Thus, read together the verses 4:34 and 4:35 (the passage 4:34/35) spell out not only the roles of men and women in wedlock but also the persuasive and morally assertive – but not coercive measures to be taken if a woman continues to show marital infidelity.

ii) The verse 9:71 from the concluding phase of the revelation describes men and women as guardians (awliya’) of one another and that being so, it is not for the Qur’an to give a decisive upper hand to men folk in conjugal matters.

“The believing men (mu’minin) and the believing women (mu’minat) are protectors (awliya’) of each other: they enjoin the good and restrain the evil; they keep up prayer and give charity, and obey God and His Messenger. They are those on whom God will have mercy. (Remember,) God is Almighty, Wise” (9:71).

iii) It entitles a woman (wife) an independent income and thus does not rule out her role as the qawwamah (a co-equal supporter) in the family:

“Do not desire what God has favored in different measures to each of you (ba‘dakum ‘ala ba‘din): men are to have a portion of what they have earned, and women are to have a portion of what they have earned. Ask therefore God of His bounty, and (remember,) God is Cognizant of everything” (4:32).

iv) It empowers a woman to take similar action against a man from whom she fears adultery or desertion:

“If a wife fears adulterous behavior (nushuz) or desertion (i‘rad) from her husband, there is no blame on either of them if they mutually settle (the matter) amicably. Such settlement is best, though (our) souls are (drawn to) greed [6]. But if you do good, and are heedful, (remember,) God is Informed of what you do” (4:128).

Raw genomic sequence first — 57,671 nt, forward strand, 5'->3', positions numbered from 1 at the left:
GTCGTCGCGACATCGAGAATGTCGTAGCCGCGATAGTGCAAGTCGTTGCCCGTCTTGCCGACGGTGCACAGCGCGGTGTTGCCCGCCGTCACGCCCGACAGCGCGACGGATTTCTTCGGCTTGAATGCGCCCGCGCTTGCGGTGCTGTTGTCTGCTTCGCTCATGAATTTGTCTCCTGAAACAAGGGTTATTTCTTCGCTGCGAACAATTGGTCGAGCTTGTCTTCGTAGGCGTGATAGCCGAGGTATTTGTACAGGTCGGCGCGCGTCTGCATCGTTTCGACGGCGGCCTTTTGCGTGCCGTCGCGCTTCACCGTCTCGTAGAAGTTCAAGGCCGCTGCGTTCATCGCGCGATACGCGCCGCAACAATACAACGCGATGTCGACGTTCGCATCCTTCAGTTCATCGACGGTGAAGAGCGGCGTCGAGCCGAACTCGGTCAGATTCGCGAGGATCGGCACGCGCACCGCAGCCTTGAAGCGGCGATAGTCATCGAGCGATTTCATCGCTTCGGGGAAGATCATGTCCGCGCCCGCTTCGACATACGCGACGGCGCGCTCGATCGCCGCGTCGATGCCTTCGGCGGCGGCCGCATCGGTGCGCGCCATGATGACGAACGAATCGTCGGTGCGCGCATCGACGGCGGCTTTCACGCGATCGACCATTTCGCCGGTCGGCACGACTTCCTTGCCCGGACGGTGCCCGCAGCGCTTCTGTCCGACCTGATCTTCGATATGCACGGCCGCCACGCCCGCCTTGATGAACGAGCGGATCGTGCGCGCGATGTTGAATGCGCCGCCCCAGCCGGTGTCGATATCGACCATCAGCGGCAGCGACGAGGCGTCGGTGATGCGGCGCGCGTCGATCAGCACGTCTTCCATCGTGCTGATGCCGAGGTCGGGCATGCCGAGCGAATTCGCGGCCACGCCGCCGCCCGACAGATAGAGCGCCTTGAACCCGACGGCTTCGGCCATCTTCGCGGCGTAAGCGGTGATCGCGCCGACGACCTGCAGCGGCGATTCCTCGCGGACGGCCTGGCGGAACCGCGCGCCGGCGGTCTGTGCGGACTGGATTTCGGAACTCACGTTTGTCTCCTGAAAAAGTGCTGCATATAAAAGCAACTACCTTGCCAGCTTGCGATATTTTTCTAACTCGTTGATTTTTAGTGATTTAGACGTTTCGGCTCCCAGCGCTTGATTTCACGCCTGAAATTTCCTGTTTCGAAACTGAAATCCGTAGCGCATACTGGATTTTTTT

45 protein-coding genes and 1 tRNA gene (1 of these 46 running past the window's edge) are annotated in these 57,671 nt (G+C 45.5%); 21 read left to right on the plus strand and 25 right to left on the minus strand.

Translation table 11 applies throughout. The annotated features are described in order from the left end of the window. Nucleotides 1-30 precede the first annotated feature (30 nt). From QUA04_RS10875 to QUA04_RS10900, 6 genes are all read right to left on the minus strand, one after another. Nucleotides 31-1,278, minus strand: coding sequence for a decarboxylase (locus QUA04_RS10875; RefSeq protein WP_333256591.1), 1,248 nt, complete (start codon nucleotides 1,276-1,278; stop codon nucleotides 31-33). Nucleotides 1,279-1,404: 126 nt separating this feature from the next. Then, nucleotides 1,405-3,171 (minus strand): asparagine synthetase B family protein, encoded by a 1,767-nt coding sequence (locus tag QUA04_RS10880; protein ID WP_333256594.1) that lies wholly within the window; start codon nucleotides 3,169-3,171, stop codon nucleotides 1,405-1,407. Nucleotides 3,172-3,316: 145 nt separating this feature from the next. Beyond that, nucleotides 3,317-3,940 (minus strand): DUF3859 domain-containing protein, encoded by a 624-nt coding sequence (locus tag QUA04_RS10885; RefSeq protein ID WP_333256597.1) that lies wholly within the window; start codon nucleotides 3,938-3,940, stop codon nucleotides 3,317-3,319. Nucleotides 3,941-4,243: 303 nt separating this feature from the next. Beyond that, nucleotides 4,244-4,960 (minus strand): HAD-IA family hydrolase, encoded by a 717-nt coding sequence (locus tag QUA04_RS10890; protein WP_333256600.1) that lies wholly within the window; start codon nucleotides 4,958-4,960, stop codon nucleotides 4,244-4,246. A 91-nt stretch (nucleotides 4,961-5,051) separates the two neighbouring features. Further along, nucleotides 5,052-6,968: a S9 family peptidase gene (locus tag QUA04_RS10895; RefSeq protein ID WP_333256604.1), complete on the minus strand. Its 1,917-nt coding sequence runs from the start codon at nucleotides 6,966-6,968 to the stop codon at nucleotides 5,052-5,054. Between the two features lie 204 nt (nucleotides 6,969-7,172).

v) It venerates a woman and not a man as an agent in the procreative process after God:

“O Humankind! Heed your Lord who created you from a single self and created from it its spouse and scattered from the two countless men and women. Heed God (attaqu al-Lah) through whom you demand (your mutual rights) and (heed) the wombs (arham)” (4:1).   

Note: God begins the process of creation from a drop (35:11, 40:67, 53:46, 75:37, 76:2, 80:19), but the creative process takes place in a secured resting place within three layers of darkness (23:13), that is, a woman’s womb. 


Fresh reading as tabled in the referenced book [4]:

“Divorced women shall wait by themselves for three monthly periods, for it is not lawful for them, if they believe in God and the Last Day, to conceal what God has created in their wombs. (During this period,) their husbands will be obliged (ahaqqu) to take them back if they want reconciliation, while they (the women) have similar honorable (obligations) as them (men); but men have (a higher) degree (of obligation) towards them. (Remember,) God is Almighty, Wise” (2:228).